Not all EnergyStar goods measure up, report finds
The Department of Energy says it's boosting enforcement of its energy-efficiency standards because some manufacturers are not fully complying.
An internal audit by the Energy Department concluded that some EnergyStar products are not meeting the requirements to gain the energy-efficiency label.
On Monday, The New York Times reported the results of the audit, which found that the two agencies responsible for the EnergyStar program--the Department of Energy and the Environmental Protection Agency--haven't been fully enforcing compliance. The audit also said manufacturers of some products, including refrigerators and air conditioners, have been certifying products themselves.
Last week, the DOE issued a statement, detailing how it plans to firm up its oversight of energy-efficiency certification.
The DOE said it will randomly review whether manufacturers are meeting all the specifications for efficiency standards, such as the EnergyStar logo. Lack of full compliance could lead to penalties or actions, such as removing a label. The DOE also said it will issue guidelines for newquickly.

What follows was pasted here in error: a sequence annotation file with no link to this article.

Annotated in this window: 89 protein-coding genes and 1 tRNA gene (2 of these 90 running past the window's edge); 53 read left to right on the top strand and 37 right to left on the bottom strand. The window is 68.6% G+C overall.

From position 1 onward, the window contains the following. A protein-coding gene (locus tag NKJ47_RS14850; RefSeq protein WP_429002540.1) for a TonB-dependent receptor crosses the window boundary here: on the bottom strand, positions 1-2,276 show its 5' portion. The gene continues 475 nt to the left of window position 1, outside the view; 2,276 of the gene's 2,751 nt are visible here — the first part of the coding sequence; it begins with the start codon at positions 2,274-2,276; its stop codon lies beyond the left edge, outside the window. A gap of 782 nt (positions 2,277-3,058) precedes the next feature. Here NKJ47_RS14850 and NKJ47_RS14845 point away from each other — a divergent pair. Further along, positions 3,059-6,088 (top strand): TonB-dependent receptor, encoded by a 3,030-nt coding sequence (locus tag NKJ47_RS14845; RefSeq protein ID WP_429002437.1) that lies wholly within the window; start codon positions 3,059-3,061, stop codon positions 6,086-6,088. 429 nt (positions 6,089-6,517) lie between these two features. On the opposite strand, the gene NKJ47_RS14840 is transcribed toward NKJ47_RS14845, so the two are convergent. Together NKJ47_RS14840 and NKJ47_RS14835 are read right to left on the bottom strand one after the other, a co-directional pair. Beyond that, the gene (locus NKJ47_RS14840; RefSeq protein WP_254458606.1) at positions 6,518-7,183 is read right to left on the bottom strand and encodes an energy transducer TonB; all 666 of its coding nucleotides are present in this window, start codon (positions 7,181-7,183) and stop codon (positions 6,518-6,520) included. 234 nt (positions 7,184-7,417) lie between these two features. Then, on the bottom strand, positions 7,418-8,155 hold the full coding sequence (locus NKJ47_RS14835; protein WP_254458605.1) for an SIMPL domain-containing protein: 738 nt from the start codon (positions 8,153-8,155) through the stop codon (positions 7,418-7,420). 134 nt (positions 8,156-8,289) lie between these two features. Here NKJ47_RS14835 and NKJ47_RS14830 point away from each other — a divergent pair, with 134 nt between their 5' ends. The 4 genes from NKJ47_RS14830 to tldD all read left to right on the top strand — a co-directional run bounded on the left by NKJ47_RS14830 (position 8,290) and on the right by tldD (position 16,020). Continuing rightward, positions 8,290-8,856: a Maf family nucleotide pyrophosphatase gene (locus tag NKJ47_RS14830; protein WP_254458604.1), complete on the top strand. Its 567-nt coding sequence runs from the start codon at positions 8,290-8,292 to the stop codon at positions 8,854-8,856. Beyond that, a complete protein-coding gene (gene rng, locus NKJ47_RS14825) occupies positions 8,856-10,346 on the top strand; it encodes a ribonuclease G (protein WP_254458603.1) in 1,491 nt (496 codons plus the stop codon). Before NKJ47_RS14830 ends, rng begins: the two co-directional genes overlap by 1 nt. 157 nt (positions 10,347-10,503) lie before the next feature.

The Obama administration has made energy efficiency, in appliances as well as, a high priority in its energy policy. The administration said that it has issued five efficiency standards ahead of schedule, which will save between $250 billion and $300 billion over the next 30 years as well as 2 billion tons of carbon dioxide, once in effect.
The DOE noted that this summer it investigated two alleged violations of its efficiency code by makers of air conditioners and freezers and expects to resolve the cases shortly.
The EnergyStar program has grown rapidly since it started in 1992 and has become a familiar label for consumers looking to save money on electricity use or buy more environmentally friendly products. But the rapid growth of the program has led to some growing pains, building energy policy expert Lane Burt of the Natural Resources Defense Council told the Times.